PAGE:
A taste of Northern Thailand
After our backpacking trip in Myanmar, I wondered if there was anything that would come close to the 2D1N Hsipaw Trekking and Homestay Experience we had back in November 2014. Fond memories chatting and laughing with the villagers over home-cooked meals and home brewed alcohol, there’s something special about experiencing hospitality outside your home country.
While northern Thailand has been highly raved amongst backpackers I’ve met while traveling, I’ve been slightly embarrassed to admit that the only part of Thailand I’ve experienced is Bangkok.
Here are some unique experiences you can check off if you’re travelling from Chiang Mai to Mae Hong Son.
1) Cliff Jump off the Grand canyon of Chiang Mai
Address: Nam Phrae, Hang Dong District, Chiang Mai, Thailand
The Mini Grand Canyon of Chiang Mai. Credit: Chilipanai.com
The first place we arrived at was a restaurant overlooking a quarry with green-blue waters surrounded by cliffs that had an uncanny resemblance to the canyons. Although we didn’t get to go cliff jumping ourselves, we hear it’s a popular spot for tourists and there’s even plans to build a water park by the end of the year.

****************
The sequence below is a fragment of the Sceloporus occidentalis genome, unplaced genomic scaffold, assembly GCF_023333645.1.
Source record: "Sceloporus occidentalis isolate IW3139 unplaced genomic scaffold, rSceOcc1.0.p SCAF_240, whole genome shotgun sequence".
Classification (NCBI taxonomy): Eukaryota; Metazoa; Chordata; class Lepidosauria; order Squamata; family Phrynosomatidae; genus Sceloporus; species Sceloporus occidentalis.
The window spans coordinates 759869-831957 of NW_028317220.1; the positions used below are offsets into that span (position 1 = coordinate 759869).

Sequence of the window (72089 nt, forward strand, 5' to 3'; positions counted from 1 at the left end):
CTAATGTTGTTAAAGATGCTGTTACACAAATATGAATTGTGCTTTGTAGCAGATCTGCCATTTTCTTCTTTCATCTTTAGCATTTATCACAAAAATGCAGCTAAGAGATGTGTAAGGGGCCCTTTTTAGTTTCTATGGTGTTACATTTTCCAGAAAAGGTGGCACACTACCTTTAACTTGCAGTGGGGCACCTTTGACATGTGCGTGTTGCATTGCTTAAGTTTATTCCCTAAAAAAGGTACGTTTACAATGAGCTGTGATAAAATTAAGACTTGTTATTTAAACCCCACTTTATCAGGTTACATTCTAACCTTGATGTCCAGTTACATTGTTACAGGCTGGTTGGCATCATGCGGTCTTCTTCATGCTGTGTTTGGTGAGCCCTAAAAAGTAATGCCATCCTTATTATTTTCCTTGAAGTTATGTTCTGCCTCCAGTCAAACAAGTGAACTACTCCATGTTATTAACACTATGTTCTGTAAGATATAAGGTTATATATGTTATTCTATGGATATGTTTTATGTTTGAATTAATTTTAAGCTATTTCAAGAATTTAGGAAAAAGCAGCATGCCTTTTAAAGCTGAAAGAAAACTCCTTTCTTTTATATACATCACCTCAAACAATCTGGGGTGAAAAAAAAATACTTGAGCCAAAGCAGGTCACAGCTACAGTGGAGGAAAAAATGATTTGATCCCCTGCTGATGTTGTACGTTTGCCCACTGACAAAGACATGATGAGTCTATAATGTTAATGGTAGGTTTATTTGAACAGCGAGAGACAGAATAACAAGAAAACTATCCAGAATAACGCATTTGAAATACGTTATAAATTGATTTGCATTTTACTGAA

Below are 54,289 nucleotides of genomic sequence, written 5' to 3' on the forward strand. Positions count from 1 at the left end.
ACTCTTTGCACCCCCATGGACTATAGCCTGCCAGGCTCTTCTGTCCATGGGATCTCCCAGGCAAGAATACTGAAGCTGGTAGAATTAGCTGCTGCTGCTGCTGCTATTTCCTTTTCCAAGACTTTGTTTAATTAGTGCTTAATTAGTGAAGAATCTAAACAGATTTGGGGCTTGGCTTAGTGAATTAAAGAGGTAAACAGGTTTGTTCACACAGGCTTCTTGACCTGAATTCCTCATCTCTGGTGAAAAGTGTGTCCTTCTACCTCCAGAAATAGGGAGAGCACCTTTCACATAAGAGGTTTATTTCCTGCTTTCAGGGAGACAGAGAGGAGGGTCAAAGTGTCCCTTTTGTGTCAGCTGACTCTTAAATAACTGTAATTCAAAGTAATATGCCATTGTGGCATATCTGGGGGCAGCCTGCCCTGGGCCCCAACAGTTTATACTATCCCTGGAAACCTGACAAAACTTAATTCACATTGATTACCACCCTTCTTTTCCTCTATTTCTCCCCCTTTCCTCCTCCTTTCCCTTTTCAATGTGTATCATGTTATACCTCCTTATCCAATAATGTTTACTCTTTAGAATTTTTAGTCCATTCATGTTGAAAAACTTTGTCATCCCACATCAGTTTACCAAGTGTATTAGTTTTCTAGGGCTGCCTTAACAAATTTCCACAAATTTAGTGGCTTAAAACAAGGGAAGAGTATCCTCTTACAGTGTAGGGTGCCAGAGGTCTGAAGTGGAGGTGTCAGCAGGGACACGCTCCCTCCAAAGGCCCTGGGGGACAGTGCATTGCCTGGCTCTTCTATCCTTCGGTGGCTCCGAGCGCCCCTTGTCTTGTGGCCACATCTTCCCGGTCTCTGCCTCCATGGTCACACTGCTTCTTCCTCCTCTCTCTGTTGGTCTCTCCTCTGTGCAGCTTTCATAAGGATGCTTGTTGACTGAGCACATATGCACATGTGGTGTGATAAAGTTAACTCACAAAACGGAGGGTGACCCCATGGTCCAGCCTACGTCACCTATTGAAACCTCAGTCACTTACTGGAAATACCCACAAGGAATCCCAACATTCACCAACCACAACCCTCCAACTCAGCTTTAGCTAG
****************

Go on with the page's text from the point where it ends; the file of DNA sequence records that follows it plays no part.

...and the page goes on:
2) Zipline your way across the forest
Something you wouldn’t expect in the crowded city of Bangkok – zooming through lush green forests and catching the occasional wildlife.
I can’t seem to find the company we went with online but there are numerous zipline companies scattered around Chiang Mai. The Flight of the Gibbon seems to be the most popular for their 800m long zipline.
Zipline Adventure – Chiang Mai
*Pro-tip: Either go early in the morning or during the cooler seasons (November – February) as the strong afternoon heat can feel quite overwhelming while traversing through the course.
3) Take an afternoon tea break in the Artist village
Address: 1 123/1 หมู่ 5 Mueang Chiang Mai District, Chiang Mai 50200, Thailand
Shop selling quaint handicrafts and hand drawn postcards
Unlike the rustic villages you expect to see in most of northern Thailand, there’s a small hipster Artist village in Baan Kang Wat. Decorated with art galleries, handicrafts and lots of greenery, it’s the perfect place to escape from the afternoon heat.
And once you’re done soaking in the artisanal vibes, pick one of the open air cafes to enjoy a cup of freshly grinded coffee or a classic thai milk tea.